You signed up for a fantasy football draft. This was supposed to be all about drinking beer and enjoying a night with the boys. The problem is you’ve been on the clock so long that your beer’s gone warm, and your buddies can’t stand the sight of you. You’ve been faced with the seemingly insurmountable task of deciding who to pick from a group of players ranked in the same tier, and you’re paralyzed with mental anguish. We get it…and we’re here to help. This week, we’ve given our writers a group of players who fall right next to each other in positional rank and ADP. Here are the picks they would make and the logic behind them:
Spiller, all the way. I really like the upside of all these guys, but in fantasy you shoot for the guy with the highest ceiling, and it’s without a doubt Spiller. We’re talking about a team with no real quarterback that is going to have to run the ball, and we’re also talking about a guy who topped 1,200+ rushing yards in 2012 on barely 200 carries. Considering he’s also a PPR fiend and he’s just now touching on his potential, you have to think the sky is the limit. He’s my 5th player off the board.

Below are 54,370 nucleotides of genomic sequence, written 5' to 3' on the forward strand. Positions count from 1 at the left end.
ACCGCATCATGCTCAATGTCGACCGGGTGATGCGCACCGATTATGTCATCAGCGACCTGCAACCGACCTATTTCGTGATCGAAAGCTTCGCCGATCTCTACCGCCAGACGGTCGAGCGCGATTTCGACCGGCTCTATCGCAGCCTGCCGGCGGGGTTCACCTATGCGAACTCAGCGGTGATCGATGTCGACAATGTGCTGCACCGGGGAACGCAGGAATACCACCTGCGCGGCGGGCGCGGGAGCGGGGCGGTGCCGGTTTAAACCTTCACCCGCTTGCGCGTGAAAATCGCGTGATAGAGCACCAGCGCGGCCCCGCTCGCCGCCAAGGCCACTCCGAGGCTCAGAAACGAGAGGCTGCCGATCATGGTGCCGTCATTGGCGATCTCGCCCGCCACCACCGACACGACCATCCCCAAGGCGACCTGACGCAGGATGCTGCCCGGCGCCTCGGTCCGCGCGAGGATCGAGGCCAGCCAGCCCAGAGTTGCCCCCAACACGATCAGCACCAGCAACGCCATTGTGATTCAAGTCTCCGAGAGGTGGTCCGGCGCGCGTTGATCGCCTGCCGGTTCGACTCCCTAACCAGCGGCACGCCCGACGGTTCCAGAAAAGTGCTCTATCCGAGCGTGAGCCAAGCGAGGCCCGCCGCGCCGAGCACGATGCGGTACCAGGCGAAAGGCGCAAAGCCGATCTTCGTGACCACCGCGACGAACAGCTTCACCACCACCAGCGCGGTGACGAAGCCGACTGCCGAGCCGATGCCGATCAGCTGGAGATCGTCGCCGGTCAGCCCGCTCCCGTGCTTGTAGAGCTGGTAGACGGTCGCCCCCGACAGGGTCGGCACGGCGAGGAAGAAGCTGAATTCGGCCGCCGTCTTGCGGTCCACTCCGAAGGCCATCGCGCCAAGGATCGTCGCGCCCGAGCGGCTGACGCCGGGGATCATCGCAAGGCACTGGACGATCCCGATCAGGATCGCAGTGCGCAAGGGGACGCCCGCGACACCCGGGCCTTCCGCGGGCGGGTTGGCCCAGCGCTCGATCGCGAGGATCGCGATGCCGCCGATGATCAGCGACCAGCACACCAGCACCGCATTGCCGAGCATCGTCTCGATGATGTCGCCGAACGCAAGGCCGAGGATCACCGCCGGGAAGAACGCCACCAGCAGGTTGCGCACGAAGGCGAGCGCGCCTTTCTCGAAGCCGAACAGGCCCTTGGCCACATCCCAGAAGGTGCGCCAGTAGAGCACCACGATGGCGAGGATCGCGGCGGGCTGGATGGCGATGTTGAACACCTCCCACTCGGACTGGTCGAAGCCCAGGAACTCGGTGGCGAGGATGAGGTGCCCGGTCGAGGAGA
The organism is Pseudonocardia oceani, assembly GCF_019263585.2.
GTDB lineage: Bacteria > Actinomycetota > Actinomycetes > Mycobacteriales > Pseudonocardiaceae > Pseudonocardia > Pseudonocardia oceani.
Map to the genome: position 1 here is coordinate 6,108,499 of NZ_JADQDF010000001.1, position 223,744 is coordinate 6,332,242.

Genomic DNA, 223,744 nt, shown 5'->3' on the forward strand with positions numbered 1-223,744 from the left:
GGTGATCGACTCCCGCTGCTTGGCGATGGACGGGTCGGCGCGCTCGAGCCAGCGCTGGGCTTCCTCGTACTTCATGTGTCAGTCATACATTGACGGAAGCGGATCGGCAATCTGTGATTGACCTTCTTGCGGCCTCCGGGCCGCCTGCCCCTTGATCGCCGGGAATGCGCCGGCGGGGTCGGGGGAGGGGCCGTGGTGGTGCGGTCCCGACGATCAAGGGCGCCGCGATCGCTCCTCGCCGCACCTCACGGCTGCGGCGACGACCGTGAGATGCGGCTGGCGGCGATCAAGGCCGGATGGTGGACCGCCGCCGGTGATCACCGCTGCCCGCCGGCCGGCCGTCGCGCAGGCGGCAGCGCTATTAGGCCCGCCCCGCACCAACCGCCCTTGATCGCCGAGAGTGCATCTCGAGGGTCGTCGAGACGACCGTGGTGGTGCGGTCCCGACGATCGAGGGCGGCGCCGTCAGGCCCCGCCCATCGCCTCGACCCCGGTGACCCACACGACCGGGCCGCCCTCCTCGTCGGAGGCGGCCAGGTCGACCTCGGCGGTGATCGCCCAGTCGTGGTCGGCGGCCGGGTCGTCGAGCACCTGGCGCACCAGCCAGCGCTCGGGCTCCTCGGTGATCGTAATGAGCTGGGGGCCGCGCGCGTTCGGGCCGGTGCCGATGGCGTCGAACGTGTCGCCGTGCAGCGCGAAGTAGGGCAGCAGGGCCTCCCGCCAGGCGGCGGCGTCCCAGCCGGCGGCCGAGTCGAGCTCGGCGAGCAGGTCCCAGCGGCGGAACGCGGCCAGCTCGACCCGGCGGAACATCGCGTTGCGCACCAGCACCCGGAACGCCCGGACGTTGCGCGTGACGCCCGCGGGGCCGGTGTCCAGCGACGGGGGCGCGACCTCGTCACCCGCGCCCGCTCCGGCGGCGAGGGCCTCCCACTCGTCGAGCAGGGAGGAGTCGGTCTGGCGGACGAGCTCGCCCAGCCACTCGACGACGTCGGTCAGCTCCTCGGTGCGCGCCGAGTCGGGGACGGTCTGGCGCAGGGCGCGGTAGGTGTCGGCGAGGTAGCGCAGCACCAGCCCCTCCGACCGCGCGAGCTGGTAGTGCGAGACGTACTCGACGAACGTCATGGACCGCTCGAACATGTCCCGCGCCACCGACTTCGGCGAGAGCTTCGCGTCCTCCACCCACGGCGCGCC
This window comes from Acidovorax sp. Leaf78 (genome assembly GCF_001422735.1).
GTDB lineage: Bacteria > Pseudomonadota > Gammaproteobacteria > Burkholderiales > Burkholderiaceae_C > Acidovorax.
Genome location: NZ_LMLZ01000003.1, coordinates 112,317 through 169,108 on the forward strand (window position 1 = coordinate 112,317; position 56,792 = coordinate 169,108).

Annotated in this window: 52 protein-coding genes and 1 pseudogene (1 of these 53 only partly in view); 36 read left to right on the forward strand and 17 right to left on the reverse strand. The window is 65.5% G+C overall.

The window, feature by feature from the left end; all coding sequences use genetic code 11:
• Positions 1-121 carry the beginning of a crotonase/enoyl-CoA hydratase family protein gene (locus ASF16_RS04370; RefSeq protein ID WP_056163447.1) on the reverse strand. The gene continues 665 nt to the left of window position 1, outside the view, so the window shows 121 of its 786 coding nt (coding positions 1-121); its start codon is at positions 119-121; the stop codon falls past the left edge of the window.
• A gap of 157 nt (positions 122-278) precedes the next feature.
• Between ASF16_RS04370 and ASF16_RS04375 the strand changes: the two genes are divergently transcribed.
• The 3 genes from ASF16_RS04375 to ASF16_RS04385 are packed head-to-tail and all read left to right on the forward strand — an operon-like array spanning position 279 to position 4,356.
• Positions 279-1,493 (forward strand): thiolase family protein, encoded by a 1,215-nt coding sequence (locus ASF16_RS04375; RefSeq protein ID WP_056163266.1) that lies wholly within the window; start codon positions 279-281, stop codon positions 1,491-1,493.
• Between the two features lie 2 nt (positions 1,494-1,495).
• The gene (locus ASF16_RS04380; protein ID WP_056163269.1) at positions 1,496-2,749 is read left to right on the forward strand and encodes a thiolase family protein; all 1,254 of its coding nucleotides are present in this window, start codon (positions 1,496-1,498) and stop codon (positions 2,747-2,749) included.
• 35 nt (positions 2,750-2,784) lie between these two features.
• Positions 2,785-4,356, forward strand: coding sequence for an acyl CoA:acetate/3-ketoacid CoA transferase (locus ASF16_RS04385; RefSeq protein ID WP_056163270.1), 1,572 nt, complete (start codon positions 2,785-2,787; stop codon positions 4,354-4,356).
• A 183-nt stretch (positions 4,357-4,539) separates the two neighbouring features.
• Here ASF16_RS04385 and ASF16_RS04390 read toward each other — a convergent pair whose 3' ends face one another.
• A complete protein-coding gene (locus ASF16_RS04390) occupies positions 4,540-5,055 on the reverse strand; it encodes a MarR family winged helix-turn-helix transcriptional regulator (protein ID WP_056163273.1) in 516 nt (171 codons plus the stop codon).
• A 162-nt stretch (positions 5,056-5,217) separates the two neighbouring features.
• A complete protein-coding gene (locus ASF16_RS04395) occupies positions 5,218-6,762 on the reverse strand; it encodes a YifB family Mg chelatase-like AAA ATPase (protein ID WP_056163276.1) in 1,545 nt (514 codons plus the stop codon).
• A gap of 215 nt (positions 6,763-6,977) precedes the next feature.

For a lot of fantasy owners, this will be their first decision of the year. Mid-first round pick, which RB do you hook your team to? If you were to base this solely on stats, Ray Rice would be your guy (top five RB each of the last four years in PPR). He certainly has the highest floor of any of these choices, but CJ Spiller just has too much talent to pass up. Spiller does not have a lot of carries under his belt, but he averaged six yards per carry last year and his backup is 32 and coming off of knee surgery. On top of that, the coaching staff that limited Spiller’s workload last year is gone. This year, Spiller’s talent and opportunity appear to have finally aligned which could lead to a monster year.